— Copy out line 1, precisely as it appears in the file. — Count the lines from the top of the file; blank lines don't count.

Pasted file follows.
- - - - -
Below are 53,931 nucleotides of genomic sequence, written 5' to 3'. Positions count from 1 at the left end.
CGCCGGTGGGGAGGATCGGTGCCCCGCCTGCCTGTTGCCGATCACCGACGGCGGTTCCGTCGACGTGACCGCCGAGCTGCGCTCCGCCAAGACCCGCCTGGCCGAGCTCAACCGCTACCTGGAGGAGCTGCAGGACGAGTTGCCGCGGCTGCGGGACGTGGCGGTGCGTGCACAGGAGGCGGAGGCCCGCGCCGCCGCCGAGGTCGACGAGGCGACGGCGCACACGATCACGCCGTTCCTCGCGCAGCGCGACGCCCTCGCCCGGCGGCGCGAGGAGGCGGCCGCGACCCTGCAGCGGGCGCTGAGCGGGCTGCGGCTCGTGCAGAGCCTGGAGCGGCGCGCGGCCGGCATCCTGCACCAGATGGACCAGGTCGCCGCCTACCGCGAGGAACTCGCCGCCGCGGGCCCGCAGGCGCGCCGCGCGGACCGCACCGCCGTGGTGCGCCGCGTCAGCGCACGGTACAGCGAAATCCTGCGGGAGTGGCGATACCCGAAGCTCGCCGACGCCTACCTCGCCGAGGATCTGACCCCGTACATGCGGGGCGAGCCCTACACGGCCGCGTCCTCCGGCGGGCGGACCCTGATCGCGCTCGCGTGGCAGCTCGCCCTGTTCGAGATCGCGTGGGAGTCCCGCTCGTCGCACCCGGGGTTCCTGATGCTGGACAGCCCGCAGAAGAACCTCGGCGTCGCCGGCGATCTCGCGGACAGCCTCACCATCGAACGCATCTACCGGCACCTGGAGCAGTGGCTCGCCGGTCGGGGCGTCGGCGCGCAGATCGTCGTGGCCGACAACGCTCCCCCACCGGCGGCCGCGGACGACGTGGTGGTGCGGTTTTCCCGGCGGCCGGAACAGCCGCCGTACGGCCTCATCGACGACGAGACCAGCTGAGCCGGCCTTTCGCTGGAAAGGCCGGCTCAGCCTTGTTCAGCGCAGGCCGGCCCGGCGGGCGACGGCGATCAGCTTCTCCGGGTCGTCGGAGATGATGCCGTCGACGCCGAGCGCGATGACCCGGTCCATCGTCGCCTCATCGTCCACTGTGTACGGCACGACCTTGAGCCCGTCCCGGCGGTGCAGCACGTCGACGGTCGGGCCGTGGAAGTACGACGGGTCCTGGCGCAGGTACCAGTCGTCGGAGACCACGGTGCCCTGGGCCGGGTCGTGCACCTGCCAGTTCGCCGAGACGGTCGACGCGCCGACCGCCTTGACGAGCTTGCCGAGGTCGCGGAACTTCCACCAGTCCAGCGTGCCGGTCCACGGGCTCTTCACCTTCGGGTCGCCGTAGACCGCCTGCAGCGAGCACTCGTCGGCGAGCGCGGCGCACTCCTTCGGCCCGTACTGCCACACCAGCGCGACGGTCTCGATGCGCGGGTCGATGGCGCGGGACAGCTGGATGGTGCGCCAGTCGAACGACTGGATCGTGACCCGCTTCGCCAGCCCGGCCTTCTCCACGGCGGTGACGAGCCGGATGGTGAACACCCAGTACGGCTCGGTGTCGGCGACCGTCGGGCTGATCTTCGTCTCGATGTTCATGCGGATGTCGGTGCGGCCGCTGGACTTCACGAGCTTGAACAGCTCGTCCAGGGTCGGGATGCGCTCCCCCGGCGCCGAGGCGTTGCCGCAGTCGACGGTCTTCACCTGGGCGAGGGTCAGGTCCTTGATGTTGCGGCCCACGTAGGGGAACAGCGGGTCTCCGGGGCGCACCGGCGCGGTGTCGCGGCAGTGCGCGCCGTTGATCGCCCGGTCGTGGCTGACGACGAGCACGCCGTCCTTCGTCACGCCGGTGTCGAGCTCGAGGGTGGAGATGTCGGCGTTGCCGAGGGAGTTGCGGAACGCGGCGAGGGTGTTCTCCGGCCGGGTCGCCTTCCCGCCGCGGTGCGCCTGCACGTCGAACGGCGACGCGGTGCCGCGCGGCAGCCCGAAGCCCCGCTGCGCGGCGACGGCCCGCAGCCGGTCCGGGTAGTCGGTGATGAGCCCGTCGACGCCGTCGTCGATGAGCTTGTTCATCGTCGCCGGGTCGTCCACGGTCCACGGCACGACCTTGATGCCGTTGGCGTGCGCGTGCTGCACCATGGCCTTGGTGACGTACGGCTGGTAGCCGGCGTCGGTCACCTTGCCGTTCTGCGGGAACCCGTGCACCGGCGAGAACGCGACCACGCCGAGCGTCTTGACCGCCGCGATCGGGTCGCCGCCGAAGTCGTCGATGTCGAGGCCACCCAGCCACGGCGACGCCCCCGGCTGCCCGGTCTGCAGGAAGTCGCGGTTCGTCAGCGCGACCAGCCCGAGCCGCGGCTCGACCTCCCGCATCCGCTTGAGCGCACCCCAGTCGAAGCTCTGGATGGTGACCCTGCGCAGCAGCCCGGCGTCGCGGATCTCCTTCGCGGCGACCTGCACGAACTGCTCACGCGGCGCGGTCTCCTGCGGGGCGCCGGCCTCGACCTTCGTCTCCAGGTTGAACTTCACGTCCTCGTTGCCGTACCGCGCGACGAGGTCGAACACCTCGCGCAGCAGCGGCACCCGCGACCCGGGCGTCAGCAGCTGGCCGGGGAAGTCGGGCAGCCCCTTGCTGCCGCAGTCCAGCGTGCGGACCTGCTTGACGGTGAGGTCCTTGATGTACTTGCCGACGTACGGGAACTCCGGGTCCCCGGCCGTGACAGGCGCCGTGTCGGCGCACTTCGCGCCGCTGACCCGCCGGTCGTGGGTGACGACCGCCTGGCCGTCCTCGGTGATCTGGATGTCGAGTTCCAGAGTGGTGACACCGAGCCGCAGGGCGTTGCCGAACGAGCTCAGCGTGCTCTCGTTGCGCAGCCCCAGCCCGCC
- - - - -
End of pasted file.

Below are 53,931 nucleotides of genomic sequence, written 5' to 3'. Positions count from 1 at the left end.